Search Results for: fenian

The Fenians & the Manchester Martyrs

The three condemned men Michael O’Brien, Michael Larkin and William Allen were all Irish. It was widely believed that the British courts had treated them harshly. As the execution day approached rumours spread that an escape orchestrated by the Fenians was on the cards. The city was on a knife edge. This podcast tells the… Read more »

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The Fenian who was sentenced to be hanged, drawn and quartered

While it may seem incredible, in 1867 this Tipperary man Thomas Burke was one of two Irish rebels who were the last people sentenced to death by hanging, drawing and quartering! While this brutal practice may be one of the most gruesome inventions of the medieval period it survived until 1870 before being struck off… Read more »

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Michael Davitt

Famine Survivor – Fenian – Land Leaguer – LAbour Leader – Antiracist

The Great Amnesty Campaign of 1869

On Sunday October 10th 1869, Dublin heaved with excitement and trepidation. Political banners hung from houses while the city’s trade union offices buzzed with excitement. Despite a police ban on a planned procession through the city tens of thousands of people turned out. They were joined by thousands more who flooded into the city from… Read more »

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The Phoenix Park in Pictures

The Phoenix park is one the largest walled city parks in Europe. Situated on the fringe of Dublin city centre, the park was opened to the public in 1745. Since then it has seen numerous monuments and buildings erected and has seen its fair share of controversy. 1. The Wellington Monument

Images from The Land War

We are used to watching news in real time through television  and social media. It was in the 19th century that the antecedent of the modern news industry emerged through newspapers and magazines. Although photographs were around since the Crimean War in 1850’s the hand drawn sketch dominated the print media. The last post I… Read more »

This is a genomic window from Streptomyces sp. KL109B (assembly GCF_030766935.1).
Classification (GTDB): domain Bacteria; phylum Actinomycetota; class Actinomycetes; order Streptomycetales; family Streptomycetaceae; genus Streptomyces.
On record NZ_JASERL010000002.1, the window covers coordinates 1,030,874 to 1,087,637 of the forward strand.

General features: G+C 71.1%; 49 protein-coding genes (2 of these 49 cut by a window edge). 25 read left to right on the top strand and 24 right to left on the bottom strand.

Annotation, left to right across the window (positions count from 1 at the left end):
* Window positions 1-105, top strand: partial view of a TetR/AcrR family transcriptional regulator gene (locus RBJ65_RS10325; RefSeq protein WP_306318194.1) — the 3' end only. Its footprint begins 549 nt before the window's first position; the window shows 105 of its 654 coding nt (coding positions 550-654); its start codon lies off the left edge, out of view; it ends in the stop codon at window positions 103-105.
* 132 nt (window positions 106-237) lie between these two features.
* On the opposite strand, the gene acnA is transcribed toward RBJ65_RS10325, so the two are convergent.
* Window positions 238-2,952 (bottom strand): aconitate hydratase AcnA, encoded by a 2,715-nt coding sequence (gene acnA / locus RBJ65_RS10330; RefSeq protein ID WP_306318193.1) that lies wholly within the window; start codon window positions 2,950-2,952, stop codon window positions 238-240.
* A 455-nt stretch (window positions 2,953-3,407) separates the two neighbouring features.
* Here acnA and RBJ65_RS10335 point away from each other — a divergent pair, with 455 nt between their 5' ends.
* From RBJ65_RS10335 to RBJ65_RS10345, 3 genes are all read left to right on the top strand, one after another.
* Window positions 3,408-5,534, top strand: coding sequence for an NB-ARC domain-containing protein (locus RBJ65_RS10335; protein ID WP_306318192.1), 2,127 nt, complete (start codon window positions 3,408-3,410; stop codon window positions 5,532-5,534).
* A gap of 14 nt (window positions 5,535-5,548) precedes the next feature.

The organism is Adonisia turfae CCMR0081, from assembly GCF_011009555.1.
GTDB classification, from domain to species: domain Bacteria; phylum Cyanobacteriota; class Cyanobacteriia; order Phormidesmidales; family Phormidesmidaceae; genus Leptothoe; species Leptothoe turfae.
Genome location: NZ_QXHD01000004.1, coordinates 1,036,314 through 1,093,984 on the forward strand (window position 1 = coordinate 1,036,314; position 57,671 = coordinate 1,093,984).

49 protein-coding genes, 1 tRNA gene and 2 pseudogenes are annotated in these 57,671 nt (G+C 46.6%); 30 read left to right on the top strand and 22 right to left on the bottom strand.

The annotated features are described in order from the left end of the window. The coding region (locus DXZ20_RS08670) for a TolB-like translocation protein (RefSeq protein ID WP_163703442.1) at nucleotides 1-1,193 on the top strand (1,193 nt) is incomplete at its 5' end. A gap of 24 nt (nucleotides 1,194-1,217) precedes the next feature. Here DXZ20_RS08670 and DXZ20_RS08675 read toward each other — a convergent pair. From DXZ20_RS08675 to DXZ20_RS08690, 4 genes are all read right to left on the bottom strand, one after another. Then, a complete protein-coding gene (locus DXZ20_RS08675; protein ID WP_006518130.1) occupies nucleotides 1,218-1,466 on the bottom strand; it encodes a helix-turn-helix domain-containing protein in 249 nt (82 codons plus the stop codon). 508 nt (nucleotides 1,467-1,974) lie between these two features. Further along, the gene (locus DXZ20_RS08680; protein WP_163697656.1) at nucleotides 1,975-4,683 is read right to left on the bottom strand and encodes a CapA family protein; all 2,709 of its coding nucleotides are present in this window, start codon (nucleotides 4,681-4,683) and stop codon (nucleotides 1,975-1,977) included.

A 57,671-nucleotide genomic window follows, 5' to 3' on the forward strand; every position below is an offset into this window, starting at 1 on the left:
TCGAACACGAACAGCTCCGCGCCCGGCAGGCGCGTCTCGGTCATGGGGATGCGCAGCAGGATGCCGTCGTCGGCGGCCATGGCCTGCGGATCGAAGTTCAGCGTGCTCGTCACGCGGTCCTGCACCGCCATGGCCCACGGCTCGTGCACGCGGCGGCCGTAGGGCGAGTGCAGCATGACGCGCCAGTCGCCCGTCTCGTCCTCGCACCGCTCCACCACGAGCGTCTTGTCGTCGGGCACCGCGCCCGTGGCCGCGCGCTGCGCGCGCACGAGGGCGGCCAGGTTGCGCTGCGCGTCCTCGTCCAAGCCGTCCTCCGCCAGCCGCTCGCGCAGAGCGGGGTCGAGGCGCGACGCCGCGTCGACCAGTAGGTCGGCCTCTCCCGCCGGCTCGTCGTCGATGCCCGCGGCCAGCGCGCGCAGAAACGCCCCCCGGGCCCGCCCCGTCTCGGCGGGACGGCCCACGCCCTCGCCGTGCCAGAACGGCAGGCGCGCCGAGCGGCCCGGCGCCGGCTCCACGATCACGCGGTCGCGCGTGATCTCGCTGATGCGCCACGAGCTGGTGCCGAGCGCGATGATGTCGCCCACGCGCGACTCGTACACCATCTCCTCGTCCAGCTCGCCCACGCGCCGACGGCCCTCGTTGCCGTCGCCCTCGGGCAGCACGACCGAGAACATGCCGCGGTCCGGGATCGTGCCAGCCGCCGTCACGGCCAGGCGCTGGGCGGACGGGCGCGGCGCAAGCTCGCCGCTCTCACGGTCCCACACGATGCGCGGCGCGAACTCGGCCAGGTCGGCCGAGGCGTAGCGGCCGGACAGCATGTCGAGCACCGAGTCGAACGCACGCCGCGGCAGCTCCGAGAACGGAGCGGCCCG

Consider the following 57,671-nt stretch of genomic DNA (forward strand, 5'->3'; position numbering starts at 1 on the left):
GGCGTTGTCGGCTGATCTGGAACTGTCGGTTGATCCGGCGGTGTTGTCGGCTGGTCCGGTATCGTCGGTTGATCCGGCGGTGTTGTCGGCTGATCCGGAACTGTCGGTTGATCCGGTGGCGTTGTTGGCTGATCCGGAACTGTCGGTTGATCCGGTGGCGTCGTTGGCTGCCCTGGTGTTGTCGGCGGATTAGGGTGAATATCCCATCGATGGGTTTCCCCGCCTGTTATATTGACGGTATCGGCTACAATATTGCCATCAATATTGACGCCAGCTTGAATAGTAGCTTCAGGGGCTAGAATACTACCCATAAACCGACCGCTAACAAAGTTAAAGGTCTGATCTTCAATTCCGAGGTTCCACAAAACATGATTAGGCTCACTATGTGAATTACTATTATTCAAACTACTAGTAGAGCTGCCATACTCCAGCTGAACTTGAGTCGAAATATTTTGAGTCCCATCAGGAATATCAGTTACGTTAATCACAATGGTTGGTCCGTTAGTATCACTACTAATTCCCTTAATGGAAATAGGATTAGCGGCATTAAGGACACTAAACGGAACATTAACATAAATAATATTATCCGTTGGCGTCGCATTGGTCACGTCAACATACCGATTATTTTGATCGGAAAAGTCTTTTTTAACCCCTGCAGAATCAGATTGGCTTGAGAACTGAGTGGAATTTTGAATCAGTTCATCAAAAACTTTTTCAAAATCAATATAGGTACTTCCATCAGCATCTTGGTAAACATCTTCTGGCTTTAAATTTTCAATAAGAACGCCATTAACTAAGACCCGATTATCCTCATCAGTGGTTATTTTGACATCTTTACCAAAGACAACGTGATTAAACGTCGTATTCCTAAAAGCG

5 Great Film Clips from Irish History

Imagine how our understanding of the Norman invasion of Ireland might change if we had footage of Strongbow entering Dublin in 1170 or what we might think of Brian Boru if we had footage of his burial at Armagh in 1014. These comparisons highlight the role that film footage will play as we construct the… Read more »

William and Daniel Cormack: from Execution to International Fame

In March 1858, two brothers mounted the scaffold outside Nenagh Jail in North Tipperary for the murder of John Ellis. One of the brothers, 19 year old Daniel Cormack pleaded “Lord have mercy on me, for you know, Jesus, that I neither had hand, act nor part in that for which I am about to… Read more »

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Top 5 Celebrity Jailbirds in Irish history

Never mind X factor or any of that rubbish, here’s 5 people (or groups of people) who are actually worth talking about….. Although not all are recognisable today these were all celebrity jailbirds in their day. 1.     Oscar Wilde While celebrated today for his skill with the pen, Oscar Wilde at the time of his… Read more »

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